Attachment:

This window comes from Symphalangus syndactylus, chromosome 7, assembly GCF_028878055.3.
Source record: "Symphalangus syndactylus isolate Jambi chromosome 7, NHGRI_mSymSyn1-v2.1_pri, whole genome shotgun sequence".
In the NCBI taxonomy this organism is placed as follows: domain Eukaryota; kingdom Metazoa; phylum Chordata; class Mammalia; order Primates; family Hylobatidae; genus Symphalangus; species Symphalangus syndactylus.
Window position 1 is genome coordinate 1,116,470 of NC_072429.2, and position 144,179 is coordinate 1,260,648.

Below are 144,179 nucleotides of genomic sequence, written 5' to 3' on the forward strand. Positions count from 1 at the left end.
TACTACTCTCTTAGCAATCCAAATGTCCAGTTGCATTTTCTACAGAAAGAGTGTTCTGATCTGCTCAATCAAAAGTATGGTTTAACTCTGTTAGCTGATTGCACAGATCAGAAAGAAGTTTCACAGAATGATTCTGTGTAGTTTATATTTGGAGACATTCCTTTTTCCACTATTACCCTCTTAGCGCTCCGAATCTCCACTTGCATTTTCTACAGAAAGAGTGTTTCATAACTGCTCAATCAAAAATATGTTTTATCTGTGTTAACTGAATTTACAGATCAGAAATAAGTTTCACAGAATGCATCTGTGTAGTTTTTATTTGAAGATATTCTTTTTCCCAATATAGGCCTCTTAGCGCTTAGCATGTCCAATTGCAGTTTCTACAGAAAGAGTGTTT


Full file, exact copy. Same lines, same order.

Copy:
This window comes from Symphalangus syndactylus, chromosome 7, assembly GCF_028878055.3.
Source record: "Symphalangus syndactylus isolate Jambi chromosome 7, NHGRI_mSymSyn1-v2.1_pri, whole genome shotgun sequence".
In the NCBI taxonomy this organism is placed as follows: domain Eukaryota; kingdom Metazoa; phylum Chordata; class Mammalia; order Primates; family Hylobatidae; genus Symphalangus; species Symphalangus syndactylus.
Window position 1 is genome coordinate 1,116,470 of NC_072429.2, and position 144,179 is coordinate 1,260,648.

Below are 144,179 nucleotides of genomic sequence, written 5' to 3' on the forward strand. Positions count from 1 at the left end.
TACTACTCTCTTAGCAATCCAAATGTCCAGTTGCATTTTCTACAGAAAGAGTGTTCTGATCTGCTCAATCAAAAGTATGGTTTAACTCTGTTAGCTGATTGCACAGATCAGAAAGAAGTTTCACAGAATGATTCTGTGTAGTTTATATTTGGAGACATTCCTTTTTCCACTATTACCCTCTTAGCGCTCCGAATCTCCACTTGCATTTTCTACAGAAAGAGTGTTTCATAACTGCTCAATCAAAAATATGTTTTATCTGTGTTAACTGAATTTACAGATCAGAAATAAGTTTCACAGAATGCATCTGTGTAGTTTTTATTTGAAGATATTCTTTTTCCCAATATAGGCCTCTTAGCGCTTAGCATGTCCAATTGCAGTTTCTACAGAAAGAGTGTTT